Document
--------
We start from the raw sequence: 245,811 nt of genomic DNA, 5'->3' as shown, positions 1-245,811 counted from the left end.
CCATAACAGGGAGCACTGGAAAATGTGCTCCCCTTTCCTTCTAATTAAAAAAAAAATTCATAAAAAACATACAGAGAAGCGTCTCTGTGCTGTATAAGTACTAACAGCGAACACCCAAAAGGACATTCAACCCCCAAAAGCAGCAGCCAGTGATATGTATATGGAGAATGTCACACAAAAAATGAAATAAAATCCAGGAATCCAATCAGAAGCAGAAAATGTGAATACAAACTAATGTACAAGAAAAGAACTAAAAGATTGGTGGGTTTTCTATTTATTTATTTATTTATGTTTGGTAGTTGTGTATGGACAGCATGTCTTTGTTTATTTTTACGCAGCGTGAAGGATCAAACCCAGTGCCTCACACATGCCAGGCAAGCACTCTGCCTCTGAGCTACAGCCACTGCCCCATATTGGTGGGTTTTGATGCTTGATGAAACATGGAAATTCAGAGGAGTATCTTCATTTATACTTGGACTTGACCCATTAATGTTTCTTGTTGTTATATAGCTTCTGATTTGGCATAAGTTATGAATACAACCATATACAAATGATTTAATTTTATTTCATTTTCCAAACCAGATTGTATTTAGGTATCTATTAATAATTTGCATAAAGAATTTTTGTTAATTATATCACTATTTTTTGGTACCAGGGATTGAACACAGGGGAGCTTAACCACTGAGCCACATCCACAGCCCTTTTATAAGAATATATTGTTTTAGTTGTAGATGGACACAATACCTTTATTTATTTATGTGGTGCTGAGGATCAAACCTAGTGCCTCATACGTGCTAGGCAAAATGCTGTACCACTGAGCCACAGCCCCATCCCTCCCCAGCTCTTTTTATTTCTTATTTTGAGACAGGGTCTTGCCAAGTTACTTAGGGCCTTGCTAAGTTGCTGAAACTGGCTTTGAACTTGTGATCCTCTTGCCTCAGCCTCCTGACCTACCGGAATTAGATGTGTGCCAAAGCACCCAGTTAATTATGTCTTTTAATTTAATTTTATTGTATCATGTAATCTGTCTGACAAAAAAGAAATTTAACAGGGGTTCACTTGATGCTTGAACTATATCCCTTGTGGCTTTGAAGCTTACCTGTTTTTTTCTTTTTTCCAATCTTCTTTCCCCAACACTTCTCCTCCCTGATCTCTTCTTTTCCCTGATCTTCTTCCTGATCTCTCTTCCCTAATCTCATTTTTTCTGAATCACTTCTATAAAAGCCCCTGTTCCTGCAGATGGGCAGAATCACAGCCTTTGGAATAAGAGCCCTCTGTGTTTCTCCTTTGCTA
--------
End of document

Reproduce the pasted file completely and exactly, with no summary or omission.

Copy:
We start from the raw sequence: 245,811 nt of genomic DNA, 5'->3' as shown, positions 1-245,811 counted from the left end.
CCATAACAGGGAGCACTGGAAAATGTGCTCCCCTTTCCTTCTAATTAAAAAAAAAATTCATAAAAAACATACAGAGAAGCGTCTCTGTGCTGTATAAGTACTAACAGCGAACACCCAAAAGGACATTCAACCCCCAAAAGCAGCAGCCAGTGATATGTATATGGAGAATGTCACACAAAAAATGAAATAAAATCCAGGAATCCAATCAGAAGCAGAAAATGTGAATACAAACTAATGTACAAGAAAAGAACTAAAAGATTGGTGGGTTTTCTATTTATTTATTTATTTATGTTTGGTAGTTGTGTATGGACAGCATGTCTTTGTTTATTTTTACGCAGCGTGAAGGATCAAACCCAGTGCCTCACACATGCCAGGCAAGCACTCTGCCTCTGAGCTACAGCCACTGCCCCATATTGGTGGGTTTTGATGCTTGATGAAACATGGAAATTCAGAGGAGTATCTTCATTTATACTTGGACTTGACCCATTAATGTTTCTTGTTGTTATATAGCTTCTGATTTGGCATAAGTTATGAATACAACCATATACAAATGATTTAATTTTATTTCATTTTCCAAACCAGATTGTATTTAGGTATCTATTAATAATTTGCATAAAGAATTTTTGTTAATTATATCACTATTTTTTGGTACCAGGGATTGAACACAGGGGAGCTTAACCACTGAGCCACATCCACAGCCCTTTTATAAGAATATATTGTTTTAGTTGTAGATGGACACAATACCTTTATTTATTTATGTGGTGCTGAGGATCAAACCTAGTGCCTCATACGTGCTAGGCAAAATGCTGTACCACTGAGCCACAGCCCCATCCCTCCCCAGCTCTTTTTATTTCTTATTTTGAGACAGGGTCTTGCCAAGTTACTTAGGGCCTTGCTAAGTTGCTGAAACTGGCTTTGAACTTGTGATCCTCTTGCCTCAGCCTCCTGACCTACCGGAATTAGATGTGTGCCAAAGCACCCAGTTAATTATGTCTTTTAATTTAATTTTATTGTATCATGTAATCTGTCTGACAAAAAAGAAATTTAACAGGGGTTCACTTGATGCTTGAACTATATCCCTTGTGGCTTTGAAGCTTACCTGTTTTTTTCTTTTTTCCAATCTTCTTTCCCCAACACTTCTCCTCCCTGATCTCTTCTTTTCCCTGATCTTCTTCCTGATCTCTCTTCCCTAATCTCATTTTTTCTGAATCACTTCTATAAAAGCCCCTGTTCCTGCAGATGGGCAGAATCACAGCCTTTGGAATAAGAGCCCTCTGTGTTTCTCCTTTGCTA